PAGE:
Table 1. List of Components
|R1 = 1K ohm||C1 = C2 =
|RLY1 = RLY2 = RLY3 = 12V/1A||Thyristor (SCR1) = BT152 600R|
|R2 = 560 ohm||–||–||Transistor (TR1) = 2N2055|
|R3 = 1K ohm||–||–||Diode (D1 – D4) = 1N4001|
|R4 = 220 ohm||–||–||LEDs (red and green)|
|R5 = R6 = R7 = 330 ohm||–||–||–|
III. The operation of the Switching Board in Figure 2
When the external switching board was connected to a power supply (+10 – 12V DC), Relay RLY2 was energised and it connected Diode D1 (i.e. input) to Resistor R1 which was connected to the Gate of Silicon Controlled Rectifier SCR1. Relay RLY2 was energised because it receives power from RLY1 (Relay 1) which was in the Normal Close (NC) status. At the same time capacitor C1 (Capacitor) was charged. The RLY3 which also in NC status connected the Cathode (K) of SCR1 to negative terminal. At this time, there was no power delivered to the Load terminal (to relay for the electric heating element).
When a pulse was sent from serial port via Diode D1, it triggered SCR1 and turned it ON. When SCR1 was ON, it energises RLY1 and disconnected RLY2 from the power supply. When Relay RLY2 was disconnected from the power supply, the disconnection of RLY2 changes the connection of the input line from resistor R1 to resistor R3 which was connected to the Base (b) of transistor TR1. At this stage, the switching status of Relay RLY3 was unchanged. At the same time, power was delivered to the Load terminal (i.e. solenoid valve or relay for the electric heating element).
When another pulse was received from the serial port through Diode D1, it activated Transistor TR1 and charged the capacitor C2. At the same time, TR1 energised Relay RLY3 and it disconnected the connection of the Cathode (K) pin of Silicon Controlled Rectifier SCR1 from the negative terminal. Hence, SCR1 reset itself and deactivated Relay RLY1. The switching status of Relay RLY1 was restored to the initial condition as in point 1. At this time, Relay RLY1 disconnects the power supply to Load terminal, and the status of the switching board was restored back to the status in point 1.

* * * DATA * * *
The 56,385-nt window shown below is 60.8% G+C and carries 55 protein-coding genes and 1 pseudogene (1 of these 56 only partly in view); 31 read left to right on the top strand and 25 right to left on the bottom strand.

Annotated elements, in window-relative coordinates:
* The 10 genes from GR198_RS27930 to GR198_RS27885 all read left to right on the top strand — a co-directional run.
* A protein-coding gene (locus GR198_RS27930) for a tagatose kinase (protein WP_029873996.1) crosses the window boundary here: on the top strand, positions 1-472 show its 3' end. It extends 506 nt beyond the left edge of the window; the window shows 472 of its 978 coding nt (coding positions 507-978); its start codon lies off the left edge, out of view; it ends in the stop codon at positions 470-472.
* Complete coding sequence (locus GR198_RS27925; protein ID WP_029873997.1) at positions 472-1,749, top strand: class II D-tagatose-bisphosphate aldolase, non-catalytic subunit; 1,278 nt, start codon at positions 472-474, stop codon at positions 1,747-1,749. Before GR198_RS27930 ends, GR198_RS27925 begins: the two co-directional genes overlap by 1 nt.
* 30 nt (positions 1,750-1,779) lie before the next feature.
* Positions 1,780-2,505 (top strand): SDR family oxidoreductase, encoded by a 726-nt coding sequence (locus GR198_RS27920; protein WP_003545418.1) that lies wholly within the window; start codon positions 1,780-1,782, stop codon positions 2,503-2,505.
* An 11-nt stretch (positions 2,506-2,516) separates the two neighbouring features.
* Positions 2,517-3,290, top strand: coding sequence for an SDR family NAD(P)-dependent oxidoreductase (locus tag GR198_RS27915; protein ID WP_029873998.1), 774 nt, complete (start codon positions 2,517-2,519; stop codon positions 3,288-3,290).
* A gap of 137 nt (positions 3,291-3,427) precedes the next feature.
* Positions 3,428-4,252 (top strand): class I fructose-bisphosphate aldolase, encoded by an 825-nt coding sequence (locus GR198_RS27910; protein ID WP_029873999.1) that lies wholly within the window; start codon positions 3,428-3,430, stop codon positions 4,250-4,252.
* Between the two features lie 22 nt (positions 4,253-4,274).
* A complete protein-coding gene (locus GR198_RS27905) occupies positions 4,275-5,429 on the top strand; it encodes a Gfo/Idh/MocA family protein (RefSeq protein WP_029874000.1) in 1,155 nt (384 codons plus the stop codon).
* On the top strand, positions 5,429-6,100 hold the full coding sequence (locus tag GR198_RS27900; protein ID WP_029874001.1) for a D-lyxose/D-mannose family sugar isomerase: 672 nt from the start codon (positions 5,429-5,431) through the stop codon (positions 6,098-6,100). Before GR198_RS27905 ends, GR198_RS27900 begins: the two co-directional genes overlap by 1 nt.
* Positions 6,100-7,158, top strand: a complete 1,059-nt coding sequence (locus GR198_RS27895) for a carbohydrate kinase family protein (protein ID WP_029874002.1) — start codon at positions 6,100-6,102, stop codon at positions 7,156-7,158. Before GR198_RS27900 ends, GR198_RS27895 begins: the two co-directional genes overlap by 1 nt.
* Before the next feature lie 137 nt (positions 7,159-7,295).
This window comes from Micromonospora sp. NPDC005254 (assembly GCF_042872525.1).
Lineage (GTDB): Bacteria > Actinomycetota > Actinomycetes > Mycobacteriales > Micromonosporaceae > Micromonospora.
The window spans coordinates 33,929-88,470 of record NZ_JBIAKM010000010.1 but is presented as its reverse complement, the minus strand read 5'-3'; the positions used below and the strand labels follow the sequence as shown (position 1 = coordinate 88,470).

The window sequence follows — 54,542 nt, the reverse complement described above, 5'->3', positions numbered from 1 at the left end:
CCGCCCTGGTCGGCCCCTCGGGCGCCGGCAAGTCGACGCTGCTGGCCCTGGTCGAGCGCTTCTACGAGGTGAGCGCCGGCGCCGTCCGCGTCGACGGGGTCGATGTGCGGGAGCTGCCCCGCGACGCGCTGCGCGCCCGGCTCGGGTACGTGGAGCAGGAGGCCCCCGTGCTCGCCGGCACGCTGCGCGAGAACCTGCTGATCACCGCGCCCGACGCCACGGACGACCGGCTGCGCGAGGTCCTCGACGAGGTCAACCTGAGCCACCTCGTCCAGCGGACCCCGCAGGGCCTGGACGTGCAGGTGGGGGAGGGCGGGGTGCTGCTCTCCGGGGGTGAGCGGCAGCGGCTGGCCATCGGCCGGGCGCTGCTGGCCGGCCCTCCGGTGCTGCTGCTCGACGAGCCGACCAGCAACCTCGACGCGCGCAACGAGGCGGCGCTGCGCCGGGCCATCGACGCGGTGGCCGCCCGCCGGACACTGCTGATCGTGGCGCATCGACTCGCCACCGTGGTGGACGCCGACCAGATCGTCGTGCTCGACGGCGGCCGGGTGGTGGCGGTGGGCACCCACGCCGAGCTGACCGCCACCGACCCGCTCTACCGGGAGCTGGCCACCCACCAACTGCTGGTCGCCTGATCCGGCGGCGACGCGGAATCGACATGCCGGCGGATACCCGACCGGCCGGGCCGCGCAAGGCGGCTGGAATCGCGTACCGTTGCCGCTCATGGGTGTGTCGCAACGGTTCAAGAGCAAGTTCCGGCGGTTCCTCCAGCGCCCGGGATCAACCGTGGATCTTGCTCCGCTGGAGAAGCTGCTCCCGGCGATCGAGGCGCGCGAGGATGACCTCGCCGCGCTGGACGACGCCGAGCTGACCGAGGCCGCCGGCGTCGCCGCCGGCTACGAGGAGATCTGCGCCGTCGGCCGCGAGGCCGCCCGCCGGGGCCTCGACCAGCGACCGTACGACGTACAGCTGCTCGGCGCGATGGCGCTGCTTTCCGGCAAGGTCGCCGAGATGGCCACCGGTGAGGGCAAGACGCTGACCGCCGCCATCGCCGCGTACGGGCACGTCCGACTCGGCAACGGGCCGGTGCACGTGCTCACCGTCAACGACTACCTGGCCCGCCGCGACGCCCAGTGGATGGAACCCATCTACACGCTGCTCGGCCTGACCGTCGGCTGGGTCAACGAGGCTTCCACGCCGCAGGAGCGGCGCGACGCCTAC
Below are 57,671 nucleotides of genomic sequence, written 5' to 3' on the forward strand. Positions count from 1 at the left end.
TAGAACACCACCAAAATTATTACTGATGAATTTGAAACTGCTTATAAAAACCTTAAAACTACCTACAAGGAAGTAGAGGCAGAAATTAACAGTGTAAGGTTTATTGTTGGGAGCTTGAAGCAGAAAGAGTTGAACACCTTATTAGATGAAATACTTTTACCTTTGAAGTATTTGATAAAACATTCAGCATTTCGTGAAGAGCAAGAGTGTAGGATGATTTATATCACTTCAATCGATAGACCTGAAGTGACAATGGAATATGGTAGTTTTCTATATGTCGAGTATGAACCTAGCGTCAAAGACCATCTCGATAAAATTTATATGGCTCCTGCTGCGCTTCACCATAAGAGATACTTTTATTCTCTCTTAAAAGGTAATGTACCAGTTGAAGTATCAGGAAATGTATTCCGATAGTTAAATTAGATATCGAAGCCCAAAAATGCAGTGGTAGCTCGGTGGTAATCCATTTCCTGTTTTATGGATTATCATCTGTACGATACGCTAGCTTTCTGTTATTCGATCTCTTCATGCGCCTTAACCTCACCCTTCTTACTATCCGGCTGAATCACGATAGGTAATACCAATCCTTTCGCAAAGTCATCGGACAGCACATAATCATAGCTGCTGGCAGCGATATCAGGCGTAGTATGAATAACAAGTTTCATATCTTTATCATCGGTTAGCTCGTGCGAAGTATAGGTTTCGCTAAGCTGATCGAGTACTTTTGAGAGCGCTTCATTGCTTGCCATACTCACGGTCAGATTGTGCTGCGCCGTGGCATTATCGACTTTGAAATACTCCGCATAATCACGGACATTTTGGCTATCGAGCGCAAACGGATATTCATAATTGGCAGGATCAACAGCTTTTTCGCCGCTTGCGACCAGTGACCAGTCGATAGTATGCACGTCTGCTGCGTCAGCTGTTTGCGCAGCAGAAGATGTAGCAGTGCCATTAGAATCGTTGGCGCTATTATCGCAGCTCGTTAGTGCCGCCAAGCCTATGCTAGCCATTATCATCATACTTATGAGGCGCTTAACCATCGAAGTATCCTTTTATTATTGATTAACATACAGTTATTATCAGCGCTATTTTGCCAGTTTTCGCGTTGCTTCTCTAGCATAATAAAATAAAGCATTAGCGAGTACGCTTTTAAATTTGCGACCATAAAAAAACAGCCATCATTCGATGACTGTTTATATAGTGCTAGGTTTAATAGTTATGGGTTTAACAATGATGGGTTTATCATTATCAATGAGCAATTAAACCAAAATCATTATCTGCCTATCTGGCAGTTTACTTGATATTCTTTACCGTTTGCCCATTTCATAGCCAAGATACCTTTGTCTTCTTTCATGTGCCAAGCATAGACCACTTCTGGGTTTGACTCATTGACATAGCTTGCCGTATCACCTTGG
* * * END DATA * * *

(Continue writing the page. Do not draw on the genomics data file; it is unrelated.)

IV. Alternative Circuit of the External Switching Board
The alternative electronic circuit of the external switching board is shown in Figure 3. The circuit was a modified version of the original circuit in Figure 2. It was provided to be used for the simulation purpose using electronics simulation software. Instead for the simulated purpose in the computer, the circuit have been tested in a real application and it was proven to have an operation similarly to the original external switching board of Figure 2.
The alternative circuit consists of 5 relays, 1 transistor, 5 diodes, 4 resistors, 2 electrolytic capacitors and 2 lamps used as indicator for switching status. Lamp L1 was used as the indicator for Output A and Lamp L2 for Output B. In the alternative circuit, the function of SCR was replaced by Relay RL4. At its initial condition the Output A was switched ON as shown in Figure 3. Resistor R1 and R2 functions as a voltage divider, the voltage divider output was feed to the Base terminal (B) of transistor TR1. When the Push button was activated the voltage divider sends its output to the base terminal (B) of transistor TR1. Transistor TR1 activates and current flows through the coil of RL1 as the collector-emitter (C-E) connection of TR1 was open. The activation of TR1 changed the switching position of relay switch of RL1 temporarily from C-NC connection changed to C-NO (and back to default at C-NC position). At the time Relay RL1 connected its C-NO connection, current flowed through C-NC connection of relay RL2 to activate coil of Relay RL4. When RL4 was activated, the two sets connection of its switch changed from C-NC to C-NO and C1-NC1 to C1-NO1. At this condition Output A which indicated by Lamp L1 was turned OFF as Shown in Figure 4. While the connection of C1-NO1 switched on Relay RL5 which then activated Output B and Lamp L2 was turned ON. The changed positions of switches of Relay RL4 are shown in Figure 4.